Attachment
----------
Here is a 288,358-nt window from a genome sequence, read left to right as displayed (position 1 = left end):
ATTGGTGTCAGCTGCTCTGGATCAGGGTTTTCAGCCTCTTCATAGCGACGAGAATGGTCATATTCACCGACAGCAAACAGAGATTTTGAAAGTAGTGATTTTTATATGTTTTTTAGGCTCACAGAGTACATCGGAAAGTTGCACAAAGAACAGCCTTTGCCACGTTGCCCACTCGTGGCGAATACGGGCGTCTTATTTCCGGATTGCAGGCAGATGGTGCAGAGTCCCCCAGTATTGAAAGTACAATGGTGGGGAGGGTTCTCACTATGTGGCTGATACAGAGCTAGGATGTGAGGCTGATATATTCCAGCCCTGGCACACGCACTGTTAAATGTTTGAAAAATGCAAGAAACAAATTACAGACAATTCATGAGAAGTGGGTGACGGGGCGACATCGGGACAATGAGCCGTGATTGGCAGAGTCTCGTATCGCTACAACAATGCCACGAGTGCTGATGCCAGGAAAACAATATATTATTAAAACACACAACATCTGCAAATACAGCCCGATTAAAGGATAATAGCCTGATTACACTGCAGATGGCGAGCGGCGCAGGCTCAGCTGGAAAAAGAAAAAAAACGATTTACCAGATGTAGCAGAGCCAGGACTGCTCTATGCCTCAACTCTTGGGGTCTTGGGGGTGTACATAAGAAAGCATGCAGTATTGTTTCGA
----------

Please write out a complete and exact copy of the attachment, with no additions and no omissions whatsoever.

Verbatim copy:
Here is a 288,358-nt window from a genome sequence, read left to right as displayed (position 1 = left end):
ATTGGTGTCAGCTGCTCTGGATCAGGGTTTTCAGCCTCTTCATAGCGACGAGAATGGTCATATTCACCGACAGCAAACAGAGATTTTGAAAGTAGTGATTTTTATATGTTTTTTAGGCTCACAGAGTACATCGGAAAGTTGCACAAAGAACAGCCTTTGCCACGTTGCCCACTCGTGGCGAATACGGGCGTCTTATTTCCGGATTGCAGGCAGATGGTGCAGAGTCCCCCAGTATTGAAAGTACAATGGTGGGGAGGGTTCTCACTATGTGGCTGATACAGAGCTAGGATGTGAGGCTGATATATTCCAGCCCTGGCACACGCACTGTTAAATGTTTGAAAAATGCAAGAAACAAATTACAGACAATTCATGAGAAGTGGGTGACGGGGCGACATCGGGACAATGAGCCGTGATTGGCAGAGTCTCGTATCGCTACAACAATGCCACGAGTGCTGATGCCAGGAAAACAATATATTATTAAAACACACAACATCTGCAAATACAGCCCGATTAAAGGATAATAGCCTGATTACACTGCAGATGGCGAGCGGCGCAGGCTCAGCTGGAAAAAGAAAAAAAACGATTTACCAGATGTAGCAGAGCCAGGACTGCTCTATGCCTCAACTCTTGGGGTCTTGGGGGTGTACATAAGAAAGCATGCAGTATTGTTTCGA